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Back to BMC Racing Team

Off the Bike with Manuel Quinziato

11. April 2016, Santa Rosa, California (USA) — Road Team

Manuel Quinziato and Chris Grahn catch up before Ronde van Vlaanderen.

Our riders clock well over a thousand hours on their bikes every year, whether it’s on-race or training at home. So when you ask a rider what they did with their free time, it’s rare that you hear “I rode my bike”. We’re kicking off a new segment where we put the spotlight on our riders to find out a little bit more about their lives away from cycling.

Manuel Quinziato is one rider who has been around the block. He turned pro back in 2002 so he’s seen more than his fair share of cycling races. On the bike he’s known as one of BMC Racing Team’s biggest powerhouses, the guy who will grit his teeth and go and go and go. Then of course there’s his megawatt smile that we’re sure has earned him a fan or two.

Those who know Manuel well, in which case he’s known as Quinzi, know that there’s one thing in particular that he’s deeply passionate about (apart from cycling) and that’s music. Want to strike up a conversation with Quinzi? Ask him who his favorite band is.

On the eve of Ronde van Vlaanderen, Quinzi caught up with one of his friends, Chris Grahn, the drummer from The Hives, and we crashed their coffee catch up to find out why cycling and music go so well together.

Starting from the beginning

How do a professional cyclist and musician become friends? Well we suppose it was a combination of the two passions.

“I was a big fan of The Hives,” Quinzi explains. “I was following them on Twitter and Instagram and I saw that one of the band members was posting photos with his bike and I had tickets to see them in Madrid back in 2012, so I messaged him on Instagram and said if you want to ride while you are in town, come out with us. So we did and then I went to the concert. Best Show Ever!”

“We’ve stayed in touch ever since and Chris came to see me at some stages of the Giro D’Italia in 2014. It’s funny, I’m meeting more and more rock stars who like cycling.”

And how does a rock n roll drummer get into cycling?

“I always liked cycling. I started riding a lot more about seven years ago and then I started bringing my bike on tour but I wasn’t that fast at the time that we met,” Chris admits.

“I saw Quinzi’s message and I didn’t know who he was at the time but I checked him out and realized he was with BMC Racing Team. It was super fun going out for a ride with him and we’ve been friends ever since.”

Stefan Küng, Michael Schär, Manuel Quinziato, Chris Grahn and Greg Van Avermaet.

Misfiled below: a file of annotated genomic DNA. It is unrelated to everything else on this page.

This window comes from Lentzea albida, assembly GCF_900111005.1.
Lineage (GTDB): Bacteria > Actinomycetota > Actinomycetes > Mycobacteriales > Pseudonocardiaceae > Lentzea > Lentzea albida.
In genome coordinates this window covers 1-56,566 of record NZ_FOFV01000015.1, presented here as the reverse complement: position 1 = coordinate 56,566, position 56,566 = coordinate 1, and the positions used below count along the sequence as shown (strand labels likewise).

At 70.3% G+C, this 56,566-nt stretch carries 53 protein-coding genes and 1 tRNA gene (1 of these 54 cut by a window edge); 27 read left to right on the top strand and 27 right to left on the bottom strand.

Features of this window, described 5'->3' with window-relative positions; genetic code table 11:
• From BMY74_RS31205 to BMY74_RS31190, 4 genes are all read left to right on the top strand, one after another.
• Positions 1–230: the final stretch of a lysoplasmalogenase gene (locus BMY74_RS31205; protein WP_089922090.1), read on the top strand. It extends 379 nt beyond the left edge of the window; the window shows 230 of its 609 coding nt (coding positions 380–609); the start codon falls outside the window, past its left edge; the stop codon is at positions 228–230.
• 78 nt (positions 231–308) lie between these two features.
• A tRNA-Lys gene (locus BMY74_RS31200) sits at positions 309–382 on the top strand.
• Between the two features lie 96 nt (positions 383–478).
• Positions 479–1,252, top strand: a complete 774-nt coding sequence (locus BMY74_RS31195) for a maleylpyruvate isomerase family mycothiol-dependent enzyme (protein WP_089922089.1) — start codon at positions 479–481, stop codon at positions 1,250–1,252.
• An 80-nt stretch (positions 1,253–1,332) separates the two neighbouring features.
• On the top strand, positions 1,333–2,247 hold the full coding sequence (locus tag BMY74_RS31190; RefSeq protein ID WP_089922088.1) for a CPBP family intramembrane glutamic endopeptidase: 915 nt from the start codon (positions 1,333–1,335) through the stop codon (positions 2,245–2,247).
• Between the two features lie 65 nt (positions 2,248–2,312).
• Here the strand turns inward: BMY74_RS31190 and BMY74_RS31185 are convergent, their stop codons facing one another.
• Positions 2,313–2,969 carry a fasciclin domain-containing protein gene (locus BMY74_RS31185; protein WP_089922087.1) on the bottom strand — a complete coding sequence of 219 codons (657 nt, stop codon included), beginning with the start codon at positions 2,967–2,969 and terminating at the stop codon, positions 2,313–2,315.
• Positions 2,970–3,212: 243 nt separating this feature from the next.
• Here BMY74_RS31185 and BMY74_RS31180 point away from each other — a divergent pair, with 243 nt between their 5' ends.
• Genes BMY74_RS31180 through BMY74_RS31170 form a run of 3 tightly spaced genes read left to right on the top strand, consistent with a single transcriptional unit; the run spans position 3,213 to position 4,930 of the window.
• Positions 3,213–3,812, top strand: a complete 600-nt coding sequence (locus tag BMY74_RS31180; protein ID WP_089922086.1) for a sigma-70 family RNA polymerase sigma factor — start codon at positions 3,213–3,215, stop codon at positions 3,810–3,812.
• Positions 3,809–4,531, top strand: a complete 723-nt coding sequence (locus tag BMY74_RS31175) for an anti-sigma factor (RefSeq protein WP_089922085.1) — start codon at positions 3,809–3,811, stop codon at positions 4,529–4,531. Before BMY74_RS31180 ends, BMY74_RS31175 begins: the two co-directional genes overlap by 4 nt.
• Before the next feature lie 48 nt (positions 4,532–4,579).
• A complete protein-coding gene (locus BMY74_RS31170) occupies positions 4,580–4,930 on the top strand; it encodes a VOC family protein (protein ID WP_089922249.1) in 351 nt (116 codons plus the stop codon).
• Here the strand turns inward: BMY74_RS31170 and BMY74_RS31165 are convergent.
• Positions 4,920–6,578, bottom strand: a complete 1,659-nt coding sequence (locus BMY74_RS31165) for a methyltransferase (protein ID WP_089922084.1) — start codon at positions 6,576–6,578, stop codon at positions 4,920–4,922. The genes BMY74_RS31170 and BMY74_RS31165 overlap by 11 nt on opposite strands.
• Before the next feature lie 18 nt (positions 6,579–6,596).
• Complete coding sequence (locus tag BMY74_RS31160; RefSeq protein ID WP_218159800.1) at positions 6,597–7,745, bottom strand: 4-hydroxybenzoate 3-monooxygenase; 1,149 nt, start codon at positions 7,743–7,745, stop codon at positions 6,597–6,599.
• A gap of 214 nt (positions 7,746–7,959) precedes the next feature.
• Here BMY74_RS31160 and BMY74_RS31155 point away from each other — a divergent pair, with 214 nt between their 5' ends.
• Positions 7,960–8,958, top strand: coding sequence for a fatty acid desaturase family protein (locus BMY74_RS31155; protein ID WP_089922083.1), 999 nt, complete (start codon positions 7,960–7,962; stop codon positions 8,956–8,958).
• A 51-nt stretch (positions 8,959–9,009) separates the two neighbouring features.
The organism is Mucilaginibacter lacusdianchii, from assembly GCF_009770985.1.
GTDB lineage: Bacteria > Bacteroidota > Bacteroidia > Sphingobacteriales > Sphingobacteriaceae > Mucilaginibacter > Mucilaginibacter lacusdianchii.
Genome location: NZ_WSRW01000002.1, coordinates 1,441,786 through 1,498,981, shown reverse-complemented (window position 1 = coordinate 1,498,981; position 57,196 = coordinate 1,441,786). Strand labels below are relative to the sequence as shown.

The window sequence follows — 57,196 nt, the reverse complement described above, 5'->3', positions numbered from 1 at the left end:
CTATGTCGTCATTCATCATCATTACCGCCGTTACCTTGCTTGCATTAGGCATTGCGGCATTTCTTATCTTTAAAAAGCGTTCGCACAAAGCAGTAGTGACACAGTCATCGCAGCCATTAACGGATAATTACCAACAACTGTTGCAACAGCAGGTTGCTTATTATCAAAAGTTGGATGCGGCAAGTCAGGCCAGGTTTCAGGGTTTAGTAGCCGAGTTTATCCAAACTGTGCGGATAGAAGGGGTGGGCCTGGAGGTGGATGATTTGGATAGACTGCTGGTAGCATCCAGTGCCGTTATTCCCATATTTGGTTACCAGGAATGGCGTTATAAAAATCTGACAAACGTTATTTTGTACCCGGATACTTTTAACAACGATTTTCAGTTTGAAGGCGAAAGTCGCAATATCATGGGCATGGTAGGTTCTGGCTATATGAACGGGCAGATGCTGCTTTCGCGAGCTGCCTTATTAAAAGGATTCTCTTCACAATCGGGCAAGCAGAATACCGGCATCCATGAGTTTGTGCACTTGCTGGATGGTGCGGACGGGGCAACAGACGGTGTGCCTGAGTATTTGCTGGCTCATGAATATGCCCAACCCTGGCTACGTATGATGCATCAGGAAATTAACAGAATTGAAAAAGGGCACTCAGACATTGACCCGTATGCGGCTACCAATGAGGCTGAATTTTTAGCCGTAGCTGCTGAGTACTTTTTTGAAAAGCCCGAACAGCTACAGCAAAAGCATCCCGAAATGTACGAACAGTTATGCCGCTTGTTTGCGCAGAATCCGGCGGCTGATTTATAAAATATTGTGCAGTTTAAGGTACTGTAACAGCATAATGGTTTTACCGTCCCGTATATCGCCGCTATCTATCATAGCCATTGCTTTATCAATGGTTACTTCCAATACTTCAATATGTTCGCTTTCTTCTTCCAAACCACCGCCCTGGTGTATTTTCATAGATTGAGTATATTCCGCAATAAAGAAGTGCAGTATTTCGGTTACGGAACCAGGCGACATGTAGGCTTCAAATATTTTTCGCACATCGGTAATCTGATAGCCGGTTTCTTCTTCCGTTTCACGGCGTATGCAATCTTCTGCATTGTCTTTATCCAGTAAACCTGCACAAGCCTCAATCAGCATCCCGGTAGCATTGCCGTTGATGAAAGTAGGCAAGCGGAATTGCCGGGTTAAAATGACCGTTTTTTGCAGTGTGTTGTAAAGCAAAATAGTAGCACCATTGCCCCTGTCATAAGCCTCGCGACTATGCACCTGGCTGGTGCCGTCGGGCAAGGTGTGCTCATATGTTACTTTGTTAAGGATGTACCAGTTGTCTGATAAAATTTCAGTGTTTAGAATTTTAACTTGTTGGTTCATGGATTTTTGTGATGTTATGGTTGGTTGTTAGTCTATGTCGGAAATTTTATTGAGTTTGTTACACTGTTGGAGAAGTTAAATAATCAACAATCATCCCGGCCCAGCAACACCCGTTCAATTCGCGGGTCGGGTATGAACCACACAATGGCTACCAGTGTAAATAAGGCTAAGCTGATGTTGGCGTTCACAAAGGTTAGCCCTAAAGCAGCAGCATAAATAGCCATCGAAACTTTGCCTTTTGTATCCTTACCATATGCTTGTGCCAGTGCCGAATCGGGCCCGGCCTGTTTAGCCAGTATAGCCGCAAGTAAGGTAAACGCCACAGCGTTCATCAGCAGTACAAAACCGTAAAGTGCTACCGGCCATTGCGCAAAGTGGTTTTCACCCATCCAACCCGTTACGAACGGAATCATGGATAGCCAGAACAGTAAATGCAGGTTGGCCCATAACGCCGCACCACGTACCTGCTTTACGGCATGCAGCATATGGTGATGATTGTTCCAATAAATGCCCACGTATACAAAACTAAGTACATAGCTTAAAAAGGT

Bikes and Rock Music: A Likely Combination

Quinzi and Chris both agree that bikes and rock music, or rather the lives of a professional cyclist and professional musician, are far more similar than one would think.

“Look at it like this, my job is to play music and my biggest interest is cycling. For Manuel it’s just the other way around,” Chris explains.

“And music makes everything better,” Quinzi adds. “When I ride I always listen to music and I’ve also seen when I’ve been backstage what a show like theirs involves. I get the impression that they are almost athletes because they do such great lives shows that they need to be sober and fit. And it’s the same with other musicians I know. The typical sex, drugs and rock n roll image of rock stars is changing a lot. Even look at someone like Madonna who is so fit even though she’s in her sixties. They are also performing with their bodies just like I am so they have to be really careful too about their shape.”

“Just look at some bands who are around for years and years, if you play a high end of rock n roll like we do, it’s impossible for me as a drummer to mess everything up by not staying in shape,” Chris highlights.

Perhaps where the biggest similarity comes from is not just the need to stay in shape, but a shared mindset. At the end of the day, cycling and music are not Quinzi and Chris’ jobs, they’re passions they explain.

“Anyone who does what we do, whether it’s cycling, music or something else, should feel privileged that they can do what they love,” Chris said.

“If your passion is your job you never work and honestly I really feel like that because I love riding my bike,” Quinzi admits.

So how does Quinzi plan to continue to combine his two big loves; cycling and rock music? He and Daniel Oss have already got it figured out with some of their other musician friends. The answer? Spandex Rock…organizing gigs and bike rides.

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